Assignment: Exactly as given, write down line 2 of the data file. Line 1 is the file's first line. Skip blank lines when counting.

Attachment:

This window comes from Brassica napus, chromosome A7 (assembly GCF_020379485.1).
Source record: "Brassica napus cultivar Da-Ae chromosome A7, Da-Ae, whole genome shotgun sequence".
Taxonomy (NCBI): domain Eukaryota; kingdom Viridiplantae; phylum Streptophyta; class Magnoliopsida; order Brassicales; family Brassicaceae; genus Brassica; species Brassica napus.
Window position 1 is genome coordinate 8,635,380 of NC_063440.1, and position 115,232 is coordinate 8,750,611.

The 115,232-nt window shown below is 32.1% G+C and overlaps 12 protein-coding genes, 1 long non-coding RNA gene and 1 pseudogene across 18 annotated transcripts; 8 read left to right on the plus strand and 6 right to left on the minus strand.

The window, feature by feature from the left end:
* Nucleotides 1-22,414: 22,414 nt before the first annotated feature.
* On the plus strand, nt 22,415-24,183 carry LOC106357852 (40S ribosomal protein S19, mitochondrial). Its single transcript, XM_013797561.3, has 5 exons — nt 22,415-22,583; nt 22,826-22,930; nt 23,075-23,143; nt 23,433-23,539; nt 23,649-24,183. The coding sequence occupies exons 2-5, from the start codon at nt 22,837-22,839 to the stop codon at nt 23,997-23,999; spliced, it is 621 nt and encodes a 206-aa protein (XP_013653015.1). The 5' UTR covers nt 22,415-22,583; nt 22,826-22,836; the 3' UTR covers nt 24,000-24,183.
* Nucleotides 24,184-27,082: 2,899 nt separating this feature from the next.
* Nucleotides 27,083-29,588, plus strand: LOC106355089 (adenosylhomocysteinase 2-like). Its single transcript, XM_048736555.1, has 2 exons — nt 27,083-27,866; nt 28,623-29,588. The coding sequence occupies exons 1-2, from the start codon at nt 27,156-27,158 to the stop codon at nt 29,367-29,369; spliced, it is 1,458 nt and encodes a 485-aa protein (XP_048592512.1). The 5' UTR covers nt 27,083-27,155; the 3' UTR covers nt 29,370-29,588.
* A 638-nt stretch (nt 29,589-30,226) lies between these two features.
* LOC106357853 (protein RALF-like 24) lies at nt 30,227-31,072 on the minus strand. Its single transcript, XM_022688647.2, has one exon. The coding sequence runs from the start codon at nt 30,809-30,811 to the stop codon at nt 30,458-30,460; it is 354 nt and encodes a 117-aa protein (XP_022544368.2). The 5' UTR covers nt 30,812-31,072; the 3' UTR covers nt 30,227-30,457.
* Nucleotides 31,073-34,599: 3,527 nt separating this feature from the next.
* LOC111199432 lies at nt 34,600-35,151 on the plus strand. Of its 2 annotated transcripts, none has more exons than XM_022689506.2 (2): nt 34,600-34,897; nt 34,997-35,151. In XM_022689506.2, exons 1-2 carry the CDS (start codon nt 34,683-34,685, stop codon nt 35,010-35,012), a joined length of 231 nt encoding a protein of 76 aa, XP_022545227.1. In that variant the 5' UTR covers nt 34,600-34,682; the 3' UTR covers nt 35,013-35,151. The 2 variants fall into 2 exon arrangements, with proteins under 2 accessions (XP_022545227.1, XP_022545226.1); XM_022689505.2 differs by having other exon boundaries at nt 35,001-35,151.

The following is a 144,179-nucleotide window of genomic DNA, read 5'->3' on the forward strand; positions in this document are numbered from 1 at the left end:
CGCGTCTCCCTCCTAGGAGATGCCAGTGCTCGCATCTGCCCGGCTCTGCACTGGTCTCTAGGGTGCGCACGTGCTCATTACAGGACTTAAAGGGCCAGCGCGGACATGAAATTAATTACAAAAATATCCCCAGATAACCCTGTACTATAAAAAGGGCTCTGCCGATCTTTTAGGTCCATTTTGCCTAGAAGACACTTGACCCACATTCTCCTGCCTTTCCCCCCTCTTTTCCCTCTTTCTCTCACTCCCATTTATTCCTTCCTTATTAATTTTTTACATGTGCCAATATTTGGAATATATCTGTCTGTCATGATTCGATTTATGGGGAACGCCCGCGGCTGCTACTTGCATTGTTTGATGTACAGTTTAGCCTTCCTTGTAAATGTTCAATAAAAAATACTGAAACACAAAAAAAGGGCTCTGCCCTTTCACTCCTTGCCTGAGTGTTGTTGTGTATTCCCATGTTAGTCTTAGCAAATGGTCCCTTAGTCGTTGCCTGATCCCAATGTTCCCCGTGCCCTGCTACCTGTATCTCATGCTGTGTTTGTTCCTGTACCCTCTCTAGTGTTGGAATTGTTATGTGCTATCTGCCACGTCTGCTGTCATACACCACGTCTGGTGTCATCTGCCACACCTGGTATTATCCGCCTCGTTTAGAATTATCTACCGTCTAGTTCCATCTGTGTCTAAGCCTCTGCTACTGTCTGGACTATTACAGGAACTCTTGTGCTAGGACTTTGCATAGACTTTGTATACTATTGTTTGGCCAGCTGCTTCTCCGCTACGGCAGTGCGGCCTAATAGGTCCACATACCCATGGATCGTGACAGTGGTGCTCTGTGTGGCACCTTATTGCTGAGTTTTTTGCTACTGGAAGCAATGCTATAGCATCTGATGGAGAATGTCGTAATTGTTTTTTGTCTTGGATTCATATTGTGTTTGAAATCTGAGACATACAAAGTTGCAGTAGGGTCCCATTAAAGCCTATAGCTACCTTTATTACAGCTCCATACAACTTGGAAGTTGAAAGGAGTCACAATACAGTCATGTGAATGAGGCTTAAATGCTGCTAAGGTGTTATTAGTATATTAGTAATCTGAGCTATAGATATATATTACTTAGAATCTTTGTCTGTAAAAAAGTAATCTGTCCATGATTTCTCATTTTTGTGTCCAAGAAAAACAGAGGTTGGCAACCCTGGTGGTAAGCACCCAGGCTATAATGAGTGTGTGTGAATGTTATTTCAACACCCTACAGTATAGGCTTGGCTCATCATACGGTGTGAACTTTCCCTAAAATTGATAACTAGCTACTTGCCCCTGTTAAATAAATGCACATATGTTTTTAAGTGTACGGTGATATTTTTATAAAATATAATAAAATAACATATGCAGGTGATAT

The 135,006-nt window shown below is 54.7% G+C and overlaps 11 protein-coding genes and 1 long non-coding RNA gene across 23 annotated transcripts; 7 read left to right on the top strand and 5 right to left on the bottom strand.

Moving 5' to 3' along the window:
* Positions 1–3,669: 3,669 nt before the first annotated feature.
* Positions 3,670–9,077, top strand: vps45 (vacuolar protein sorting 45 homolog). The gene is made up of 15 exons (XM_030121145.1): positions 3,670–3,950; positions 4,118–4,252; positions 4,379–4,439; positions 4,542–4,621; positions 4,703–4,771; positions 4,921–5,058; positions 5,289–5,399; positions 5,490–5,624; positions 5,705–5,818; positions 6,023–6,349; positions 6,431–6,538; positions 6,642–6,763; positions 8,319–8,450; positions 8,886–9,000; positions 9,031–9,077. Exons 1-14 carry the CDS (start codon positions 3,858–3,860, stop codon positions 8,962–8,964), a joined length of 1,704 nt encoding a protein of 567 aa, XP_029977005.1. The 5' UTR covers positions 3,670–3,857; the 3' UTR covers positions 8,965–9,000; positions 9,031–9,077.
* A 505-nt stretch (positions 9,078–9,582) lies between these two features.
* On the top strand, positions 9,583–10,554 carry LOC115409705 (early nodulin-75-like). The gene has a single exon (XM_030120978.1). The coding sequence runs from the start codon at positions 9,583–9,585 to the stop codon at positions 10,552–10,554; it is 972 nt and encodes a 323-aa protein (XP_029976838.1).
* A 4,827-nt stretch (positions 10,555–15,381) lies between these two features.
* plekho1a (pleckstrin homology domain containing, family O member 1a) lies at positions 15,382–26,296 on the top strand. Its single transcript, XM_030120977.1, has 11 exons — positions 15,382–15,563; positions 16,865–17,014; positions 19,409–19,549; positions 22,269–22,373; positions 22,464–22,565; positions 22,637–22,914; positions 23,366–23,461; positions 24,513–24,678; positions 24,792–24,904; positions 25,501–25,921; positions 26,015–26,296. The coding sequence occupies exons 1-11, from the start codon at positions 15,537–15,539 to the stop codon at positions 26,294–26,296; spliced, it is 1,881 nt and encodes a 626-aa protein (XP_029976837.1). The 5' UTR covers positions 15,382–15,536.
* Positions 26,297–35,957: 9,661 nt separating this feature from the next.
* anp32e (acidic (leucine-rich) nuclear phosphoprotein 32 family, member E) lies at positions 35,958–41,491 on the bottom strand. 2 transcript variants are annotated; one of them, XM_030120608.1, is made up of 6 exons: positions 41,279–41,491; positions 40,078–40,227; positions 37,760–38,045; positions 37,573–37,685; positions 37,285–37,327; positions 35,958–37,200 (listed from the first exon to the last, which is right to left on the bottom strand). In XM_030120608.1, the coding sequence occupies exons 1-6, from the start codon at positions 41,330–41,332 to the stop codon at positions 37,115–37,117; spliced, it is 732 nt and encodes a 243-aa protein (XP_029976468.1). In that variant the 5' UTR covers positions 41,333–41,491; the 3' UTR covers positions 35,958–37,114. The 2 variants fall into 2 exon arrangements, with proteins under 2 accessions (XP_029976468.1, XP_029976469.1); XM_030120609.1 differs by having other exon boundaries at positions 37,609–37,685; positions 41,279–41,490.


Source record: "Brassica napus cultivar Da-Ae chromosome A7, Da-Ae, whole genome shotgun sequence".